The new Docklands Light Railway Pudding Mill Lane station, which is now the largest on the DLR network, was open today to the public for the first time; so, of course, we went along there to have a look for ourselves.
New Pudding Mill Lane
The new concrete and glass station is in a slightly different location, as the previous station is being demolished to make way for the Crossrail tunnel portal at Pudding Mill Lane where it will join existing railway lines through North East London to Essex. DLR passengers will be able to interchange with Crossrail at Stratford station. The new station is also double-tracked and trains arrive there together regularly as clockwork, Crossrail say this will boost capacity and enable the railway to carry an extra 1,100 passengers per hour on the route between Stratford and Canary Wharf / Lewisham.
The New Platforms
There were many other people there, taking photographs and generally having a look at the pristine new station on its opening day and a surprising number of staff (we counted at least 7 or 8), for what until 10 days ago was a tiny station, we’re not sure why or if they were suddenly expecting an influx of passengers now the station is bigger! However we noticed that the lifts aren’t presently working so it may have been they were there to assist with accessibility needs until the snagging work going on by the builders is completed.
Pudding Mill Lane – Old Station
It was also very noisy, as the work has already begun to demolish the old station.
Of the people there, we were lucky enough to be able to meet the architect of the new station, Dan Moore, who was taking photographs of his work and was justifiably proud of what had been achieved with a DLR station, compared to the old “Tin shed in the sky” as he put it.
He very kindly pointed out some interesting features of the station to us, that aren’t immediately obvious to the casual observer.
e.g. Presently, there are three staircases side-by-side up to each of the platforms. But, underneath the outside two staircases, they have already built escalator pits and space for machine-gear, so once the stations gets busier they can simply lift the staircases out and install escalators. Clever eh?!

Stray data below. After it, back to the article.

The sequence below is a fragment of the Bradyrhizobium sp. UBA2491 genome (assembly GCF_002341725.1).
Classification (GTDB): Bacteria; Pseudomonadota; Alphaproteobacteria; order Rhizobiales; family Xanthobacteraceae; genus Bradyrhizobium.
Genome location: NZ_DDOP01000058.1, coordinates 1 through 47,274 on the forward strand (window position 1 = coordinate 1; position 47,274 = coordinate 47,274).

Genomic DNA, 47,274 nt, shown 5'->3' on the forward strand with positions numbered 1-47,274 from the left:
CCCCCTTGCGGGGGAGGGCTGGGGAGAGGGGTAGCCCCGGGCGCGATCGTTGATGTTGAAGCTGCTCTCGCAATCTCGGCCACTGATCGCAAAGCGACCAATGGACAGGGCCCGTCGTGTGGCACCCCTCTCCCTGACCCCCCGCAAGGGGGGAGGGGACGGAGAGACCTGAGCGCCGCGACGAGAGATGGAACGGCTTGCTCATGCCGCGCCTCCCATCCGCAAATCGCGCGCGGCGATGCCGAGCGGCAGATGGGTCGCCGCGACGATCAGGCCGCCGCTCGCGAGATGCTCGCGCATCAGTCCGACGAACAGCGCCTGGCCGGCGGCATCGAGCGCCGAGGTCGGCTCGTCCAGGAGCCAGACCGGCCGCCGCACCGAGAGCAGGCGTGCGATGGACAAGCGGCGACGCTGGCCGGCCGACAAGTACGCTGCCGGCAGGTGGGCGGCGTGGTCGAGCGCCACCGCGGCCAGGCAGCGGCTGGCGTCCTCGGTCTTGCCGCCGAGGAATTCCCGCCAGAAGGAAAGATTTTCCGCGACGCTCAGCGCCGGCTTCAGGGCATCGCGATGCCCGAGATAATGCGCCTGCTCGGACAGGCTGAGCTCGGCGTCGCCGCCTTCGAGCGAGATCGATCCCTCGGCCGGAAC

Pudding Mill Lane Exterior
Also, as you enter the station (currently behind hoardings) there is a large brick façade. This façade currently conceals 1000 square metres of retail space, so when it’s needed, it can be demolished and shops fitted out in its place. There’s even a yard area behind the station for deliveries and refuse etc, again all planned for future expansion as the surrounding area becomes more developed, and the station busier.
Pudding Mill Lane – Exit
Outside the station there is still some Crossrail work and access required, so there is a hoarded off walkway to get you to Stratford High Street, and also a separate access route to take you onto the Greenway (which is well worth a walk on if you’ve never been there), the View Tube and on to the Queen Elizabeth II Olympic Park (but it wasn’t signposted as such).
Diamond Geezer was down there at 7am when it opened has now put a complete Flickr gallery of photos online.
And lastly, of course, no Station Master visit to a station would be complete without the obligatory noting of the best exits, counting the steps and facilities and a sketch map of the station so we can update that information for the next release of the App!